When conflict does arrive, the only action for Rose to take is to run. In these sequences, Enemies charge at Rose while she runs for her life. Weaving through corridors, players quickly look for a route to safety, unable to stop unless they want to see a gruesome death scene. As set-pieces, they do an excellent job of causing some much-needed fright, though I was disappointed with the lack of player choice. This lack of interaction makes the sequences feel like a linear experience that seemed to have only one path regardless of clear branching paths. All other times during my playthrough that I thought I was running to safety, I was killed. Leaving me to believe that there is only one way to pass the scene instead of making a level design decision that let the player thinks they organically made the right call when running to their salvation.
What I can praise Close to the Sun about is its presentation. Especially when it comes to the audio, Storm in a Teacup crafted a soundtrack that gives this game its horror themes. Its low howl that plays over the slow and precise piano notes leaves an uncomfortable feeling while exploring. Then when the music ramps up with heavy heartbeats and an angry orchestra, the bad guys show up. Aside from some delayed sounds that were supposed to add weight to the discovery of some dead bodies, nothing stood out as off-putting to the world.
What does add to that offensive is the external rendering and effects that were added to the game’s visuals. In every instance of the game, there’s this blurring effect that players would be familiar with when focusing on an object or character where the items separate from the background. This effect, however, is always on regardless if a subject in the foreground. This camera work becomes an issue in more significant areas that are mostly distance backgrounds, making the overall image blurry. Not only is this disappointing for a game with highly detailed environments, but it also caused me to have some eye strain when I have to be in these vast areas for too long.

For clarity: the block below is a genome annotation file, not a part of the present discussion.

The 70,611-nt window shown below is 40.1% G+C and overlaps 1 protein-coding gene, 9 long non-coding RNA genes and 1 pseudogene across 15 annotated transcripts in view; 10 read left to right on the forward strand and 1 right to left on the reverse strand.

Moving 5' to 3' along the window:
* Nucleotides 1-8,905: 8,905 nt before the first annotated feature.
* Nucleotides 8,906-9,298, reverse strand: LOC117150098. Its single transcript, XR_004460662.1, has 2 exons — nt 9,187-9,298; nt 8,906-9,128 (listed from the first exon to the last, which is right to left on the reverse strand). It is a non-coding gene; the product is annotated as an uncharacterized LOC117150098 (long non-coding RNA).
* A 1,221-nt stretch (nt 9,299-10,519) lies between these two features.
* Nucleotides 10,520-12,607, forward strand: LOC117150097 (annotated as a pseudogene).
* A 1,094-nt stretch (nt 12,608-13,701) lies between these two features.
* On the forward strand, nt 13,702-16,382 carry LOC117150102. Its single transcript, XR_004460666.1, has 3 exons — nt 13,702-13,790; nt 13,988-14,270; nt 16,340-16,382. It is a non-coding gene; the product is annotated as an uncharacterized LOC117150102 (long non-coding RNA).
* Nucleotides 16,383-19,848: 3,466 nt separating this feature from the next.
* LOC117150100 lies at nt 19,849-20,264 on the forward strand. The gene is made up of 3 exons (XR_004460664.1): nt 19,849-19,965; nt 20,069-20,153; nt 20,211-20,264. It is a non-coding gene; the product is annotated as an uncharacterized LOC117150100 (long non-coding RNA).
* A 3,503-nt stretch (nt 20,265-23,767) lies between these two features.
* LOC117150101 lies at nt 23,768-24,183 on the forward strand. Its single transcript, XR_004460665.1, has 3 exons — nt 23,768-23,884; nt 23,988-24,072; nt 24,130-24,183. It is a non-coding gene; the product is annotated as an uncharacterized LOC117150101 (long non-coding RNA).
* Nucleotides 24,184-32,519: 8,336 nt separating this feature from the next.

Additionally, an in-game rendering technique used to make distance textures set to a lower resolution seems to have a delay when approaching them. For example, being face to face with some posters are still in blocky resolutions and make it hard to read. Lastly, there are frame rate drops that occur when walking around larger areas or being near large moving objects like a railway trolley. While all these technical shortcomings don’t necessarily make the game feel broken, it hurts the immersion. Though I’m not sure if the hard work going into the high-quality visuals and sounds are to blame, sometimes software patches could fix these issues in the future.
For anyone that plays lots of games, Close to the Sun is sadly not going to impress. While the aesthetics, graphical fidelity, sounds, and backstory does have the means to intrigue a lot of people, I feel that the average avid gamer will drop off after the first hour. This is due to what people might expect from a horror story title. Something frightening and full of player choice. Maybe the narrative focus just wasn’t clear, but even then, the story is just too cliche for my taste.
This doesn’t make Close to the Sun a bad game, as I was decently satisfied with how it ended. The problem is when the story has themes and tropes that are a bit too predictable along with gameplay that doesn’t innovate. There’s little reason to recommend to others. For those that casually play a narrative game from time to time or are immuned to cliches, this can be like a movie night for you.